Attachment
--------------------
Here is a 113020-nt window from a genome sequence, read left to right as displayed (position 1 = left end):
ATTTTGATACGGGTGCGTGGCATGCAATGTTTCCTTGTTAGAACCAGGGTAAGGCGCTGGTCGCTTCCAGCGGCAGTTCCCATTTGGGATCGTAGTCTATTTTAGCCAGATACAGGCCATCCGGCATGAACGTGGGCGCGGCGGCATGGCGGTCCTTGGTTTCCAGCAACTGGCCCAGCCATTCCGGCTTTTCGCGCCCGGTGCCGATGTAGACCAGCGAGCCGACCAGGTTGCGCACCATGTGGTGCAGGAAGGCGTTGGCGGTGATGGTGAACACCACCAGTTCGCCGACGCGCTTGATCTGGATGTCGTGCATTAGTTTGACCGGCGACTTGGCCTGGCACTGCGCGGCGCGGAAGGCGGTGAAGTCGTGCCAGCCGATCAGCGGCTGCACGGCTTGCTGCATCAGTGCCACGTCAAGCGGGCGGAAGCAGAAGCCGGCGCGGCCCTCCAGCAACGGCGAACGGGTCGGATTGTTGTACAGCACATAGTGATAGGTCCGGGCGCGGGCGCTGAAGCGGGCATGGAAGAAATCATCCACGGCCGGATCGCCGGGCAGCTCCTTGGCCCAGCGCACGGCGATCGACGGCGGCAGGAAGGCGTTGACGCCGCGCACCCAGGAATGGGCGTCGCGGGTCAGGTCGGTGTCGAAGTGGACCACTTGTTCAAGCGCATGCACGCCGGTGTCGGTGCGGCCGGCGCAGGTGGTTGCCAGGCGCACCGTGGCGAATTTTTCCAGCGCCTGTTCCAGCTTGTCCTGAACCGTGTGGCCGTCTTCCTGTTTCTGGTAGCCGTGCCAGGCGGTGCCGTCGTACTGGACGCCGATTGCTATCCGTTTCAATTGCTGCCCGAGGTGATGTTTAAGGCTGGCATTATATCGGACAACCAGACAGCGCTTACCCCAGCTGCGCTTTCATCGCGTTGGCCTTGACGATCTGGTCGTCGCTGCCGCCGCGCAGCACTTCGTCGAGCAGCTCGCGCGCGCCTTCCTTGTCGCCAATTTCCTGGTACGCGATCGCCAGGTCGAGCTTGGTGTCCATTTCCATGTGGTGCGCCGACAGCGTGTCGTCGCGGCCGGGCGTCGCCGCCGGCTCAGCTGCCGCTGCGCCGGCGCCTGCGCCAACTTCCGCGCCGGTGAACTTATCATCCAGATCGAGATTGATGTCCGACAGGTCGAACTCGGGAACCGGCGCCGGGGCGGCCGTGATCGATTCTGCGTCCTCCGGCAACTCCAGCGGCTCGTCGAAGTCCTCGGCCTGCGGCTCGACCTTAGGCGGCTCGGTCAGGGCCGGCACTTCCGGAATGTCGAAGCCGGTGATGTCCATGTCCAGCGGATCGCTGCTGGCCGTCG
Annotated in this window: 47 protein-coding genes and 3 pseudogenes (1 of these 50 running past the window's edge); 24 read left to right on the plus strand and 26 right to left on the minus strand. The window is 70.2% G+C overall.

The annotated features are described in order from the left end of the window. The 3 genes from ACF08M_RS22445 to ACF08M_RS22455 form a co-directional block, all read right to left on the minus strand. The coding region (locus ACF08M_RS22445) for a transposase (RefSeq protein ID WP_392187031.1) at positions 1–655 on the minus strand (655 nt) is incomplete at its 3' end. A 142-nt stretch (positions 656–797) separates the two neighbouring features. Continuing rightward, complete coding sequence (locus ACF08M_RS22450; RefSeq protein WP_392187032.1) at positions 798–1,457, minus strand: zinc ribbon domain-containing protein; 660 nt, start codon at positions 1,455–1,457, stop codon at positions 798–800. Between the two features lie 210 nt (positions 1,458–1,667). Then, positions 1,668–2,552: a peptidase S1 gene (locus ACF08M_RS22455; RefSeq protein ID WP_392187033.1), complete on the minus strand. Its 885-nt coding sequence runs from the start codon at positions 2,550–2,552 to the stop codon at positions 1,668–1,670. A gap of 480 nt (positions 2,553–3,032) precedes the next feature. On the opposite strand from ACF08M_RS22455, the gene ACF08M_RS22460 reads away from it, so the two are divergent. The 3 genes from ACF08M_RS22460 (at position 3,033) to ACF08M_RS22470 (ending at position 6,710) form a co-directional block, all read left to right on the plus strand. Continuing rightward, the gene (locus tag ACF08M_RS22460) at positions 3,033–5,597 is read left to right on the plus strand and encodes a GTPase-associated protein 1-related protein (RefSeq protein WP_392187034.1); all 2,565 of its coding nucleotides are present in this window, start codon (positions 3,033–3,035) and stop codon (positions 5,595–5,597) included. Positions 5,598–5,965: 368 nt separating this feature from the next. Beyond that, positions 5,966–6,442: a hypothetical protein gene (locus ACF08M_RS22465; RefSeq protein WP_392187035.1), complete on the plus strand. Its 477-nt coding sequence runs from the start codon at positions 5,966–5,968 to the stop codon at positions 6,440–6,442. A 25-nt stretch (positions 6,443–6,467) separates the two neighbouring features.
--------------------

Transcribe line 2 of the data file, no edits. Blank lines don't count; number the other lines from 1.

ATTTTGATACGGGTGCGTGGCATGCAATGTTTCCTTGTTAGAACCAGGGTAAGGCGCTGGTCGCTTCCAGCGGCAGTTCCCATTTGGGATCGTAGTCTATTTTAGCCAGATACAGGCCATCCGGCATGAACGTGGGCGCGGCGGCATGGCGGTCCTTGGTTTCCAGCAACTGGCCCAGCCATTCCGGCTTTTCGCGCCCGGTGCCGATGTAGACCAGCGAGCCGACCAGGTTGCGCACCATGTGGTGCAGGAAGGCGTTGGCGGTGATGGTGAACACCACCAGTTCGCCGACGCGCTTGATCTGGATGTCGTGCATTAGTTTGACCGGCGACTTGGCCTGGCACTGCGCGGCGCGGAAGGCGGTGAAGTCGTGCCAGCCGATCAGCGGCTGCACGGCTTGCTGCATCAGTGCCACGTCAAGCGGGCGGAAGCAGAAGCCGGCGCGGCCCTCCAGCAACGGCGAACGGGTCGGATTGTTGTACAGCACATAGTGATAGGTCCGGGCGCGGGCGCTGAAGCGGGCATGGAAGAAATCATCCACGGCCGGATCGCCGGGCAGCTCCTTGGCCCAGCGCACGGCGATCGACGGCGGCAGGAAGGCGTTGACGCCGCGCACCCAGGAATGGGCGTCGCGGGTCAGGTCGGTGTCGAAGTGGACCACTTGTTCAAGCGCATGCACGCCGGTGTCGGTGCGGCCGGCGCAGGTGGTTGCCAGGCGCACCGTGGCGAATTTTTCCAGCGCCTGTTCCAGCTTGTCCTGAACCGTGTGGCCGTCTTCCTGTTTCTGGTAGCCGTGCCAGGCGGTGCCGTCGTACTGGACGCCGATTGCTATCCGTTTCAATTGCTGCCCGAGGTGATGTTTAAGGCTGGCATTATATCGGACAACCAGACAGCGCTTACCCCAGCTGCGCTTTCATCGCGTTGGCCTTGACGATCTGGTCGTCGCTGCCGCCGCGCAGCACTTCGTCGAGCAGCTCGCGCGCGCCTTCCTTGTCGCCAATTTCCTGGTACGCGATCGCCAGGTCGAGCTTGGTGTCCATTTCCATGTGGTGCGCCGACAGCGTGTCGTCGCGGCCGGGCGTCGCCGCCGGCTCAGCTGCCGCTGCGCCGGCGCCTGCGCCAACTTCCGCGCCGGTGAACTTATCATCCAGATCGAGATTGATGTCCGACAGGTCGAACTCGGGAACCGGCGCCGGGGCGGCCGTGATCGATTCTGCGTCCTCCGGCAACTCCAGCGGCTCGTCGAAGTCCTCGGCCTGCGGCTCGACCTTAGGCGGCTCGGTCAGGGCCGGCACTTCCGGAATGTCGAAGCCGGTGATGTCCATGTCCAGCGGATCGCTGCTGGCCGTCG